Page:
_________________________
What man is a man that does not make the world a better place?... from "Kingdom of Heaven"

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#234823 - 03/04/06 06:58 PM Re: Ki and related stuff [Re: wristtwister]
eyrie Offline
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Registered: 12/28/04
Posts: 3106
Loc: QLD, Australia
That's interesting... because ibuki breathing is also present in aikido and originates from Shinto chinkon kishin methods that were transmitted down thru Omoto-kyo spiritual practices, which has been suggested that these themselves have been derived in part from Shingon Mikkyo practices.

Quote:


Essentially, (and by no means always) I usually express breath "ibuki" when I'm exhaling to extend ki, and "nogare" when I'm backing up or "sucking in ki", for to move backward and do "ibuki breath" provides a "hole" for your opponent.




I haven't come across the term "nogare". Could you elaborate? Not sure what you mean by the last part of the sentence either.

Breathing in and out? Sure, using the diaphragm like a pump (or hey, "bellows"!), results in the use of more of one's lung capacity, and engaging the 3 "locks" to "pressurize", results in more efficient O2/CO2 exchange which results in better overall performance. Tongue to roof? It merely serves to close the epiglottis and soft palette, to engage the 3rd lock. Hey, that's why they say to swallow. Because it triggers the epiglottis reflex to shut off the trachea!

I can throw someone (admittedly if they're not as "strong") simply by breathing in and "pressurizing" - well actually, they throw themselves. I can hold someone down with one finger and they can't move, much less get up. Is that ki? Maybe... But I don't think it is.... there are a few "body" tricks involved... tricks that even my students can perform once they figure out how it "works".

But I think the "key" (pun intended), is not merely in the cursory surface practice of the training and conditioning methods, but in understanding HOW it (the training and conditioning methods) works, and what makes it work. Add to wit, what it is we are training and conditioning, that makes "it" work. I think this part is missing in most aikido practice.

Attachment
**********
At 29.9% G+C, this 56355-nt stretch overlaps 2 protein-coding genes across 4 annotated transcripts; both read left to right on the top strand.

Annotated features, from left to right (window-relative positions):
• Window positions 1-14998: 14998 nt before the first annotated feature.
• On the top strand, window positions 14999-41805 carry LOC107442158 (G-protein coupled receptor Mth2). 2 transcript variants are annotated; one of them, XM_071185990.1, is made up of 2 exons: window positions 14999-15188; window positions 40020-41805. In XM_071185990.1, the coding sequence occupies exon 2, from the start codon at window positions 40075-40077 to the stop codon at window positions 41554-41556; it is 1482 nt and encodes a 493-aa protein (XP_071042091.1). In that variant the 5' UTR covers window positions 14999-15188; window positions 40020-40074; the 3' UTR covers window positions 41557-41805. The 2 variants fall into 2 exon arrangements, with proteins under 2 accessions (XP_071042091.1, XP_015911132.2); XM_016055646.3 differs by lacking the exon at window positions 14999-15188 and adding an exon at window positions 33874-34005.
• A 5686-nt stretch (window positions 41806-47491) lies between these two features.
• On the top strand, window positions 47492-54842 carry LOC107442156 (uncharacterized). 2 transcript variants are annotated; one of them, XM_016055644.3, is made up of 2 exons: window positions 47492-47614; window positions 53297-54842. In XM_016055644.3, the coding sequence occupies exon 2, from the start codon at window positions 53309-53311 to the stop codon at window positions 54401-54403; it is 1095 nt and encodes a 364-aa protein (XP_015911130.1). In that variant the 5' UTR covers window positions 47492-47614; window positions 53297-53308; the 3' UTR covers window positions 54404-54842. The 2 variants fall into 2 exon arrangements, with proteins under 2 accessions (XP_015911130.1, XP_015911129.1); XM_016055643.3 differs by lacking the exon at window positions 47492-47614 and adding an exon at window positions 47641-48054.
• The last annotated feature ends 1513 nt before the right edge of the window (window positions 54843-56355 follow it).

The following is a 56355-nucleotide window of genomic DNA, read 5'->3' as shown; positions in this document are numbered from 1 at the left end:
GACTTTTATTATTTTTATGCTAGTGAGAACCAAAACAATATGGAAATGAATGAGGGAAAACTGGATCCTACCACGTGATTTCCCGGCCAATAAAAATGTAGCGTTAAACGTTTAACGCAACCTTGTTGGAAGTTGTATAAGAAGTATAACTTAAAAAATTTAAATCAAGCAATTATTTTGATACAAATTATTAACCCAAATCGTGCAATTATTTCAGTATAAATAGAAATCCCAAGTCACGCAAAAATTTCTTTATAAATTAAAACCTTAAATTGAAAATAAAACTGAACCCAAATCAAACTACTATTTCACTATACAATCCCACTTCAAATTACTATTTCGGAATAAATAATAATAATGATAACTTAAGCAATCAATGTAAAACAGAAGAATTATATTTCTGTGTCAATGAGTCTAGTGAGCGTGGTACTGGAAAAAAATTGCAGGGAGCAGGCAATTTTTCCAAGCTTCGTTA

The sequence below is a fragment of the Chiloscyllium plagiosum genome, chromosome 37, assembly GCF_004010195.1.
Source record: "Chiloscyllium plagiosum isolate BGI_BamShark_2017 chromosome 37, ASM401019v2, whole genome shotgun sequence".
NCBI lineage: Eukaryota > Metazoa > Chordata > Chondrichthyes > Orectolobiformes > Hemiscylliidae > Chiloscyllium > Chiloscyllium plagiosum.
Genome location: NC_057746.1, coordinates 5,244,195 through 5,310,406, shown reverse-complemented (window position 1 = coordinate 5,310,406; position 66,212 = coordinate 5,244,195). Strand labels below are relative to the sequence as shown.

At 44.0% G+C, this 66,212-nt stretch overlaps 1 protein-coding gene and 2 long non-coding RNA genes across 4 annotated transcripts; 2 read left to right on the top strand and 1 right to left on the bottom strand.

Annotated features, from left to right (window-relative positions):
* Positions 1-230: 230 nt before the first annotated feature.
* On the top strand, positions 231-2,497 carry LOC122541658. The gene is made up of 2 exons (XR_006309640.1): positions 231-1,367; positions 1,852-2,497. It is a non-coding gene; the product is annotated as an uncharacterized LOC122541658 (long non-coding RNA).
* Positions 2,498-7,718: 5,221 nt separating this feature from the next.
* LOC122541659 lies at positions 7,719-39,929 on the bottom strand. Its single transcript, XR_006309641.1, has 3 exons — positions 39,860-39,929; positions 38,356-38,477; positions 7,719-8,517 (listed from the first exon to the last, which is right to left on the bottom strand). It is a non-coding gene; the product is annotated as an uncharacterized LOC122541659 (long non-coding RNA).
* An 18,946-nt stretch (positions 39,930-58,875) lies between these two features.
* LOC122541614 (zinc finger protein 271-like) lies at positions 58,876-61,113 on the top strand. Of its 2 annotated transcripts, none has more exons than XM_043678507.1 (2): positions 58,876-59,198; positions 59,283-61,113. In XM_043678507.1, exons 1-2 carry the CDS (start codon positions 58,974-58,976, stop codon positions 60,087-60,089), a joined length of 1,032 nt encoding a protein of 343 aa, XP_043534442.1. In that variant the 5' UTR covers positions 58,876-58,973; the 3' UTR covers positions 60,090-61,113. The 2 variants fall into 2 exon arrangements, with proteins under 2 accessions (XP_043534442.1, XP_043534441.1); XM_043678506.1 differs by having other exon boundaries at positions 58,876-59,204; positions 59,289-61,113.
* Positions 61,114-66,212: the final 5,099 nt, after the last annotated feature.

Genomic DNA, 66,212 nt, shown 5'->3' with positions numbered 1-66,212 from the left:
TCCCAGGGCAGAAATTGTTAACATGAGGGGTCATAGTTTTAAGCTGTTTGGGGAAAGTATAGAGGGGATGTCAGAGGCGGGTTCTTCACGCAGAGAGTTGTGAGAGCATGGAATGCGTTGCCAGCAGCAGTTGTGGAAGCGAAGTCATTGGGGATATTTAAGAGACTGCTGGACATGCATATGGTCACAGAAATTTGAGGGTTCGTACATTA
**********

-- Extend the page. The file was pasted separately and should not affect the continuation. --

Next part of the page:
How many aikidoka practice ten-no-kokyu, and chi-no-kokyu without knowing, much less understanding the specifics? How many aikido teachers actually explain what is going on or what one is meant to be doing, in any sort of detail? What do people know of jin-no-kokyu? Or how to strengthen the ten-chi-jin connection, much less know what it means?

Good advice though, regarding silver bullets and jumping buses.

Suffice to say, I'm only looking to understand what I know at a deeper level. Unfortunately, my own studies have taken me across the spectrum of various methods. What I've found is that there is a commonality of approach and training devices whether they be Yogic, Buddhist or Taoist derived methods.

I think it's easier to outline the basic common methods and work on those at a deeper level. And for me, it's merely to enhance the level of understanding of the things we already do, rather than add the auxillary aspects which add little value (well, at least at the rudimentary level).

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#234824 - 03/04/06 08:22 PM Re: Ki and related stuff [Re: eyrie]
wristtwister Offline
like a chiropractor, only evil

Registered: 02/14/06
Posts: 2210
Loc: South Carolina
I won't try to translate the vernacular of it, but essentially "nogare" is "soft breath". As I said, it was learned as part of Okinawan karate training and zen training that we did back in the sixties. Breathing softly as you retreat or back up is one of the methods that you control the muscles as you move backward to diffuse any hits or kicks you might receive from your attacker. Ibuki is "hard breath", much like kiai, but done with forward movement and ki extension. Where it gets confusing is when you're backing up and still attacking. I guess you have to breathe through your ears then...

Quote:

But I think the "key" (pun intended), is not merely in the cursory surface practice of the training and conditioning methods, but in understanding HOW it (the training and conditioning methods) works, and what makes it work. Add to wit, what it is we are training and conditioning, that makes "it" work. I think this part is missing in most aikido practice.